[Read a similar post on Celebrating Hard Work and Healthy Risk-Taking in Children with Jennifer Hill.]
What if all the horrible things we think might happen, probably won’t?
I’ve been saying that to myself often. Every time I look at my baby and see a potential disease, developmental delay, bee sting. I keep reminding myself “all the horrible things I think might happen… probably won’t”.
As someone who automatically goes to the worst-case scenario, my main instinct is to tell my baby to “be careful” and to watch my reading students carefully for any sign of trickiness as it may lead to something worse down the line.
When I think about this default that I have for myself (and that so many others have), I’m realizing that I want something different for my child and for all the children I work with.
I want my kids to think, as a default, that probably everything will be fine. I want them to be comfortable bumping into something and not worrying that it’s going to fall on their head. I want them to be comfortable trying to stand up and wobble a little and not think, “Yikes! I’m going to fall.”
I want them to read through a book and not stop at the very first word that feels hard and think “oh my God, I can’t do this! It’s too hard!” I want them to see one hard word and think “that was a tough word.”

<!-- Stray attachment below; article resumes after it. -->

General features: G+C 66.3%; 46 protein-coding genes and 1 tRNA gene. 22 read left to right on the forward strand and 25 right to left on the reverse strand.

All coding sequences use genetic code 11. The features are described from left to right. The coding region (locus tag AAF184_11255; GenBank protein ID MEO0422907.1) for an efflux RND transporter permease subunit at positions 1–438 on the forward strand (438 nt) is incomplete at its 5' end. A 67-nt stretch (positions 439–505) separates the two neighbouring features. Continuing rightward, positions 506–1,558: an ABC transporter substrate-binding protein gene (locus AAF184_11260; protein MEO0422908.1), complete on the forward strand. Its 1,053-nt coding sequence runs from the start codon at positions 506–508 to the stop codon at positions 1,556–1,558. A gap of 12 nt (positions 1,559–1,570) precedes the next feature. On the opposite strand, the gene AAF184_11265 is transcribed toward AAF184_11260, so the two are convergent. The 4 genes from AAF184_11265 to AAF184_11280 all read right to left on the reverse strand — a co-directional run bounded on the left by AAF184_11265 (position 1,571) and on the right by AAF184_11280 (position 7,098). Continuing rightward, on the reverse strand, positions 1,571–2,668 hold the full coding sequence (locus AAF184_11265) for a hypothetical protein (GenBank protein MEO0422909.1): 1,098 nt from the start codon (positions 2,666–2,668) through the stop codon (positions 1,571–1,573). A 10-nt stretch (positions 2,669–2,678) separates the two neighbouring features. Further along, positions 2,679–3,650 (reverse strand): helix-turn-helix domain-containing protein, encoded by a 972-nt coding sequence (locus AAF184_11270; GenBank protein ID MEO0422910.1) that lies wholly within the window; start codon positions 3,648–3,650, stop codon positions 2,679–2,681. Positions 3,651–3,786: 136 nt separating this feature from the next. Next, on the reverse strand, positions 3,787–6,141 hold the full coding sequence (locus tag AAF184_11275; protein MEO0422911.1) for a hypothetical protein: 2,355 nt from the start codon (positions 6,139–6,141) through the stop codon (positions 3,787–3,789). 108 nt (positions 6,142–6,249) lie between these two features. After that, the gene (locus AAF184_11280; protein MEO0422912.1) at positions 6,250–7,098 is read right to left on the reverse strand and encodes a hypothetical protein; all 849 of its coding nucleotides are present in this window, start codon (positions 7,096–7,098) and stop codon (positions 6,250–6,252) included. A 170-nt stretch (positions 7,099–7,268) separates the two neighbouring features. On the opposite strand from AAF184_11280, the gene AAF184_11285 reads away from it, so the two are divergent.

My main work is building resilience in kids, and that’s best done when kids think as a default- “probably everything will be fine, and if it’s not, I’ll deal with it as it comes.” This gets rid of so many of the “what ifs” that pervade our consciousness sometimes to the point of paralyzation. So much of childhood anxiety (and anxiety in general) comes from the thought “what if something horrible happens and I can’t deal with it?” By allowing our children to have the default of “everything will likely work out” we are able to diminish their anxiety about the future, and give them confidence that they can respond when something tricky happens.
You may be thinking, “okay, yeah, sure that’s nice to think about, but I don’t want anything bad to happen to my baby. It’s my job to protect my kid and it’s my job to make sure they have a healthy caution and to be wary of things that could hurt them.”
The truth is, when we act like everything is going to be fine until it isn’t, it doesn’t take away from our children’s ability to respond. All it does is teaches our kids that if something happens that hurts them or makes them feel not good, they’ll tackle it as it comes.
Our kids are more likely to take on challenges when they assume that everything will work out.
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